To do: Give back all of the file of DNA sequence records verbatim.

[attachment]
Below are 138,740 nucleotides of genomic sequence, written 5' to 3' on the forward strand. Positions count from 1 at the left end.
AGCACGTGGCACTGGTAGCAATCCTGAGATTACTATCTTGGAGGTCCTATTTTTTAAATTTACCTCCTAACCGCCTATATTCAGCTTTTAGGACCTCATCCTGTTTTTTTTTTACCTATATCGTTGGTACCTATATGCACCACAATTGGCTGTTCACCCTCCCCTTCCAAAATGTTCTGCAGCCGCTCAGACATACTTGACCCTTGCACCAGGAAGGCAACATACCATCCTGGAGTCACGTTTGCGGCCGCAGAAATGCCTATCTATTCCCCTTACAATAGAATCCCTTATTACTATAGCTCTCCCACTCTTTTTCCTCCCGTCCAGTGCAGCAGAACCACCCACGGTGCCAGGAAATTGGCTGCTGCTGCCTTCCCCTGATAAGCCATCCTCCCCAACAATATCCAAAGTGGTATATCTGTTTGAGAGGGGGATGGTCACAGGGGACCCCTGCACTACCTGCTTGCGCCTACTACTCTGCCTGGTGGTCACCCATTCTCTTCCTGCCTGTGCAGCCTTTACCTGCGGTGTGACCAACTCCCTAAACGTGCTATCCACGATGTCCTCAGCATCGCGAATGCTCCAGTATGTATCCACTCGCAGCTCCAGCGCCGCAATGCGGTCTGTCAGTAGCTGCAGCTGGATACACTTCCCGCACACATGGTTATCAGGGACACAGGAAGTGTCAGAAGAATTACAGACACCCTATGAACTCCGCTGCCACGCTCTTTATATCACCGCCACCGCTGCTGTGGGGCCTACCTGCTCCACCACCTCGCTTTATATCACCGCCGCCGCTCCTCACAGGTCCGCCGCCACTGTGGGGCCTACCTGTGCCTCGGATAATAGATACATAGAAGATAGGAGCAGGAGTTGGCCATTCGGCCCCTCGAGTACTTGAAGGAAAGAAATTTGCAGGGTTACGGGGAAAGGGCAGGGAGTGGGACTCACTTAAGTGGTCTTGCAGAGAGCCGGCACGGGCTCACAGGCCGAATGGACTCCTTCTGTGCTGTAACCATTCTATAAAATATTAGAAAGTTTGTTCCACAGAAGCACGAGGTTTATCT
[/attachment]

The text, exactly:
Below are 138,740 nucleotides of genomic sequence, written 5' to 3' on the forward strand. Positions count from 1 at the left end.
AGCACGTGGCACTGGTAGCAATCCTGAGATTACTATCTTGGAGGTCCTATTTTTTAAATTTACCTCCTAACCGCCTATATTCAGCTTTTAGGACCTCATCCTGTTTTTTTTTTACCTATATCGTTGGTACCTATATGCACCACAATTGGCTGTTCACCCTCCCCTTCCAAAATGTTCTGCAGCCGCTCAGACATACTTGACCCTTGCACCAGGAAGGCAACATACCATCCTGGAGTCACGTTTGCGGCCGCAGAAATGCCTATCTATTCCCCTTACAATAGAATCCCTTATTACTATAGCTCTCCCACTCTTTTTCCTCCCGTCCAGTGCAGCAGAACCACCCACGGTGCCAGGAAATTGGCTGCTGCTGCCTTCCCCTGATAAGCCATCCTCCCCAACAATATCCAAAGTGGTATATCTGTTTGAGAGGGGGATGGTCACAGGGGACCCCTGCACTACCTGCTTGCGCCTACTACTCTGCCTGGTGGTCACCCATTCTCTTCCTGCCTGTGCAGCCTTTACCTGCGGTGTGACCAACTCCCTAAACGTGCTATCCACGATGTCCTCAGCATCGCGAATGCTCCAGTATGTATCCACTCGCAGCTCCAGCGCCGCAATGCGGTCTGTCAGTAGCTGCAGCTGGATACACTTCCCGCACACATGGTTATCAGGGACACAGGAAGTGTCAGAAGAATTACAGACACCCTATGAACTCCGCTGCCACGCTCTTTATATCACCGCCACCGCTGCTGTGGGGCCTACCTGCTCCACCACCTCGCTTTATATCACCGCCGCCGCTCCTCACAGGTCCGCCGCCACTGTGGGGCCTACCTGTGCCTCGGATAATAGATACATAGAAGATAGGAGCAGGAGTTGGCCATTCGGCCCCTCGAGTACTTGAAGGAAAGAAATTTGCAGGGTTACGGGGAAAGGGCAGGGAGTGGGACTCACTTAAGTGGTCTTGCAGAGAGCCGGCACGGGCTCACAGGCCGAATGGACTCCTTCTGTGCTGTAACCATTCTATAAAATATTAGAAAGTTTGTTCCACAGAAGCACGAGGTTTATCT